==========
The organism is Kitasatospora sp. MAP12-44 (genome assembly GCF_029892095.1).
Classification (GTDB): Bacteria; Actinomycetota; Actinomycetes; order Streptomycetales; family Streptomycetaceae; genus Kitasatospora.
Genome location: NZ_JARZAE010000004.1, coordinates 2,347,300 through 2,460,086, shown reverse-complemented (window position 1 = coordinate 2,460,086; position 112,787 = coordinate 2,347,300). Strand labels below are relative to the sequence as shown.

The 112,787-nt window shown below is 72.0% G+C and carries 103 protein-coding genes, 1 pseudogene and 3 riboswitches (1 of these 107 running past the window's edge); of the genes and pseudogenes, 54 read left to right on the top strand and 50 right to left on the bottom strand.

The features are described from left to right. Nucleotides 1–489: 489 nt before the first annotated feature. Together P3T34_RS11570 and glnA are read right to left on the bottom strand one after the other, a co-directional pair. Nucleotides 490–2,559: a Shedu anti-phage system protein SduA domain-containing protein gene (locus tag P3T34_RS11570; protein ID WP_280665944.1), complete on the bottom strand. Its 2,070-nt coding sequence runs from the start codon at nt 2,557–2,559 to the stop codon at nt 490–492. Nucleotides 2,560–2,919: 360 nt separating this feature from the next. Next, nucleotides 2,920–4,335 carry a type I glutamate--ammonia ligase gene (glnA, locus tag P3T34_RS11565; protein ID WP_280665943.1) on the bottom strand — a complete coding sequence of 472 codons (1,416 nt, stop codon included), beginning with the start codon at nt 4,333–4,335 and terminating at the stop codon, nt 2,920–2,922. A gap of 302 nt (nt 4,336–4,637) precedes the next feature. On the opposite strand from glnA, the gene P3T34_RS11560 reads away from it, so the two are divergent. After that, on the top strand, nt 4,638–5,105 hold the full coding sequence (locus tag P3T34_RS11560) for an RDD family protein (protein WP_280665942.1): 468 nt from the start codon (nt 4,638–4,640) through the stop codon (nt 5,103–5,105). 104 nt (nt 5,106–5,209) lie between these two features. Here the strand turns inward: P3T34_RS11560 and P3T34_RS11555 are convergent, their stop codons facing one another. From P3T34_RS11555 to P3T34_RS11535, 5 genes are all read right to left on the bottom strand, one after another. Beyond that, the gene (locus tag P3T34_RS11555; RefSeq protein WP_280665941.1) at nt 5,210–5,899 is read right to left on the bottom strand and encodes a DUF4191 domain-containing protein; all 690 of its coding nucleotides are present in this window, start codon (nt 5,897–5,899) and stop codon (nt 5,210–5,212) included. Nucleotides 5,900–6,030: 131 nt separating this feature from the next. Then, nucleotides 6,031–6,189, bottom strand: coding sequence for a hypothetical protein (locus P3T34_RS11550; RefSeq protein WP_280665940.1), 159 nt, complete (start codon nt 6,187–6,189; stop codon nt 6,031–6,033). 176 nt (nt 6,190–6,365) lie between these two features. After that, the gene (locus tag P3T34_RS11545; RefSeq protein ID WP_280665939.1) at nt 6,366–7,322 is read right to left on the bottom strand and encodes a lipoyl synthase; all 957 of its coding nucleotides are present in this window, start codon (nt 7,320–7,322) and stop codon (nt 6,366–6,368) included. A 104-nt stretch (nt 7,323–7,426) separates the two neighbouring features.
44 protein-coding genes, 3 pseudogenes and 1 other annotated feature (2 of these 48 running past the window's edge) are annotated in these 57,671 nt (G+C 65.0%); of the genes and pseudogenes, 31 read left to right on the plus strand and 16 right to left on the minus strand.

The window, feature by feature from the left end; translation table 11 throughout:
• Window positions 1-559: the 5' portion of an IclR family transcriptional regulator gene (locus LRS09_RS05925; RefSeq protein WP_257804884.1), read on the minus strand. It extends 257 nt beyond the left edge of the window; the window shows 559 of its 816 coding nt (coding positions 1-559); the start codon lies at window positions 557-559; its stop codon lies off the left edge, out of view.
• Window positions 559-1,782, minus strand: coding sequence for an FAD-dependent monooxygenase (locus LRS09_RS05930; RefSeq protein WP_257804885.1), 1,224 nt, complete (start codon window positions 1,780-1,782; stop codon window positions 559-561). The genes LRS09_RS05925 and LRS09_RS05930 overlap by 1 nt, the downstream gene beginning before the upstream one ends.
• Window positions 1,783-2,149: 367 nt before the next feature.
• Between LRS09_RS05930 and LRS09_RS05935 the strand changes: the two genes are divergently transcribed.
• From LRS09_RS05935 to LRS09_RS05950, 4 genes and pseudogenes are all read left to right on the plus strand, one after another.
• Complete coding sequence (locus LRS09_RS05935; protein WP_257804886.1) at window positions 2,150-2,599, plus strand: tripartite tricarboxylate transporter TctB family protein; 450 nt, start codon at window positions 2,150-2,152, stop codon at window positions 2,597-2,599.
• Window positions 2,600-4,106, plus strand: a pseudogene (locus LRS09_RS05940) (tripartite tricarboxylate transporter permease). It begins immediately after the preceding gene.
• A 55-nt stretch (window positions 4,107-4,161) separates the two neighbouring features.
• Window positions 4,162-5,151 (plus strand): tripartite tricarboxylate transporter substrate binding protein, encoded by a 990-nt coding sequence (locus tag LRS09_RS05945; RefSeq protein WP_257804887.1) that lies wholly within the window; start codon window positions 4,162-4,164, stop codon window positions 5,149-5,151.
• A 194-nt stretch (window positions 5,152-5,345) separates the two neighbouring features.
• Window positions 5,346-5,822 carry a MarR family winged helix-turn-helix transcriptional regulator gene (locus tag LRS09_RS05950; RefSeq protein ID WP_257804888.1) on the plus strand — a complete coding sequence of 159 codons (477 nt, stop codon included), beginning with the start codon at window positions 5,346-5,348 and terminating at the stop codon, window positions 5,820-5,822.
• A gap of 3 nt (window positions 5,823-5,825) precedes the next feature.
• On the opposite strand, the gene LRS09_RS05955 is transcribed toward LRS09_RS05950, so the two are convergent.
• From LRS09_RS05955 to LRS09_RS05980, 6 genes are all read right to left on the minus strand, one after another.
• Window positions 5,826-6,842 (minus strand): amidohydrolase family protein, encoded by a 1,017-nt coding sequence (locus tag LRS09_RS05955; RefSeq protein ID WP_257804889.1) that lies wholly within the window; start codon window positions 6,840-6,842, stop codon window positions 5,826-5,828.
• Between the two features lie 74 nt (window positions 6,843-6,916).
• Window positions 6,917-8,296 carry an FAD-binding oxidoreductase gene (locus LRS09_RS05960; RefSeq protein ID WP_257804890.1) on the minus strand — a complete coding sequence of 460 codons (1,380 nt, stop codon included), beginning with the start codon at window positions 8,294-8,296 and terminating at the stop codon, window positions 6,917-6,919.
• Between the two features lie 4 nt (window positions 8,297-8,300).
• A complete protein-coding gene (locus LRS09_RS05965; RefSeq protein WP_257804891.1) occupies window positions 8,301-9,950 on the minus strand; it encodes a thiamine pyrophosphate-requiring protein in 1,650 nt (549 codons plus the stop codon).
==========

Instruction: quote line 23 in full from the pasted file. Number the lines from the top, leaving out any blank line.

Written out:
• Between the two features lie 74 nt (window positions 6,843-6,916).